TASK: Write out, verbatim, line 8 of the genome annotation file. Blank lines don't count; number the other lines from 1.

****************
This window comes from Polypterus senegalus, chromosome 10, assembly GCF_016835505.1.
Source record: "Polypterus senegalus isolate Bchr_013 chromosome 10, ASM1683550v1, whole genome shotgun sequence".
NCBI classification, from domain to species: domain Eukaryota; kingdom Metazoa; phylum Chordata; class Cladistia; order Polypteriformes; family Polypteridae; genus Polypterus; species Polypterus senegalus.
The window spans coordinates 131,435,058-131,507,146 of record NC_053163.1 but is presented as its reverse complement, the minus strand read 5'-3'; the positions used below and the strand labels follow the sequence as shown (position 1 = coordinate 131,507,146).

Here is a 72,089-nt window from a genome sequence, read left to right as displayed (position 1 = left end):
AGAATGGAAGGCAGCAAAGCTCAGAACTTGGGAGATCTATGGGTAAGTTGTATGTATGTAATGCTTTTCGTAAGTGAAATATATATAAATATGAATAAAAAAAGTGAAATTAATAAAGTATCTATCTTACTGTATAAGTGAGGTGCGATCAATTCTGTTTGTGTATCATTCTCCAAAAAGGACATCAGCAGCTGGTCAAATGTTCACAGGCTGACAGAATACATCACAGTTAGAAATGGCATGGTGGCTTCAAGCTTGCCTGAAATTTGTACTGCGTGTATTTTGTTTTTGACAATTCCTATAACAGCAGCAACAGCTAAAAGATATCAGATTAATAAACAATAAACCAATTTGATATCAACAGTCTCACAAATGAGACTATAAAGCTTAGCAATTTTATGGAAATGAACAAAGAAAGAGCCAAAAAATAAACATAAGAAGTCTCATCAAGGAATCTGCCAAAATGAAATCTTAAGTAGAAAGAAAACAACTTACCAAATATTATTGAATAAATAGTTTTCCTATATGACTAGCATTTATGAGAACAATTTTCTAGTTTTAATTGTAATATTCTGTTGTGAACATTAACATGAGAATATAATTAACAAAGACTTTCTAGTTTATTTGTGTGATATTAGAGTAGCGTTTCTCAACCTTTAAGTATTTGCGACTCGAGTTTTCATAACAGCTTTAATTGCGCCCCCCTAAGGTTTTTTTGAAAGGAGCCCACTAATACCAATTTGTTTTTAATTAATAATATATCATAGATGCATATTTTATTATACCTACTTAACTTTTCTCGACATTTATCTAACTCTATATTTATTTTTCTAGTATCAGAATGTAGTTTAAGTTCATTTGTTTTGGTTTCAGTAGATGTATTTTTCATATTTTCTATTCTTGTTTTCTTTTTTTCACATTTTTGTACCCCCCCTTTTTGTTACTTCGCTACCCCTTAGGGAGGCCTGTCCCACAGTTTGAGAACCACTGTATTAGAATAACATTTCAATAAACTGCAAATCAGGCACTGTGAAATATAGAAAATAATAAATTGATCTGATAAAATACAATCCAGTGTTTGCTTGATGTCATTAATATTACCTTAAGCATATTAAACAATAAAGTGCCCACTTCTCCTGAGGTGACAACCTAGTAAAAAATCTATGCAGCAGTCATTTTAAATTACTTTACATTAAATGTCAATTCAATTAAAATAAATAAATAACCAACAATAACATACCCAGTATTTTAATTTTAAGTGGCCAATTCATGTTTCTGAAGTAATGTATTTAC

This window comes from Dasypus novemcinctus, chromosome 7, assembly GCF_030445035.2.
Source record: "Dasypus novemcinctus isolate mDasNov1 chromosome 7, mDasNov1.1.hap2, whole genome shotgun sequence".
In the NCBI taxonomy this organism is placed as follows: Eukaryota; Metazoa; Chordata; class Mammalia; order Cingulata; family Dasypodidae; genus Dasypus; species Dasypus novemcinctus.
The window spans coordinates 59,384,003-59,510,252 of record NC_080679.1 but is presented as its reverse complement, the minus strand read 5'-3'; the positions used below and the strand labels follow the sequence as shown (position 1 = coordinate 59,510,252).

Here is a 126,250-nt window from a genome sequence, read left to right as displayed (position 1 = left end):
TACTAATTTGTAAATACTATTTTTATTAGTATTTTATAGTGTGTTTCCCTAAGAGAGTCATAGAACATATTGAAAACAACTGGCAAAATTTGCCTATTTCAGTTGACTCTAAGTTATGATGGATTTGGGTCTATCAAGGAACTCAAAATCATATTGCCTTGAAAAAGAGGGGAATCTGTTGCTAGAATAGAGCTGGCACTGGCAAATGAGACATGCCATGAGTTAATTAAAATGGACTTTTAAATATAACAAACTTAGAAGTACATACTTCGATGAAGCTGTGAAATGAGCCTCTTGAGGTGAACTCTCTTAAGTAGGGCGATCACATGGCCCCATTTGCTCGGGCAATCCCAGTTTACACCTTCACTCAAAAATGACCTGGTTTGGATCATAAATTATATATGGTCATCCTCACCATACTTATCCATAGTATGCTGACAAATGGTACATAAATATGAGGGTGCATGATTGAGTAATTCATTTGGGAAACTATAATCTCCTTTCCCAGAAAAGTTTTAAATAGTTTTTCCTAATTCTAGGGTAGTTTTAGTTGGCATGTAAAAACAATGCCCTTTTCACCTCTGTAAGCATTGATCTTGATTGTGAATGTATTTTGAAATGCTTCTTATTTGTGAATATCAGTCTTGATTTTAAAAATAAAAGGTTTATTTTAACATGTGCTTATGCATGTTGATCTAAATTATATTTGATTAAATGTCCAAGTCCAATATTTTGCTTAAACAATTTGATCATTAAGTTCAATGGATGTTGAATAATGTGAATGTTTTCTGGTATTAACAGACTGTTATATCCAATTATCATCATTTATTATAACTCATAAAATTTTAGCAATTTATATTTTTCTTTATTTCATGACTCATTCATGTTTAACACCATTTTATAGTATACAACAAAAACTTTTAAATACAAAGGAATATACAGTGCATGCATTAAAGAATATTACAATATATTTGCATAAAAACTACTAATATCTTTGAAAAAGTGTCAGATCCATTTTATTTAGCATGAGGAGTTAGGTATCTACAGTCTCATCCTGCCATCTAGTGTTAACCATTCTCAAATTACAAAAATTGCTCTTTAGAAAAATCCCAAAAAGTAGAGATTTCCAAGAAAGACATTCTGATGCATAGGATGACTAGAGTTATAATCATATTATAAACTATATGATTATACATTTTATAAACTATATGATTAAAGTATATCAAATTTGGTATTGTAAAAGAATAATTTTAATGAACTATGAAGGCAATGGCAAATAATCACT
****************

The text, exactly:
Source record: "Dasypus novemcinctus isolate mDasNov1 chromosome 7, mDasNov1.1.hap2, whole genome shotgun sequence".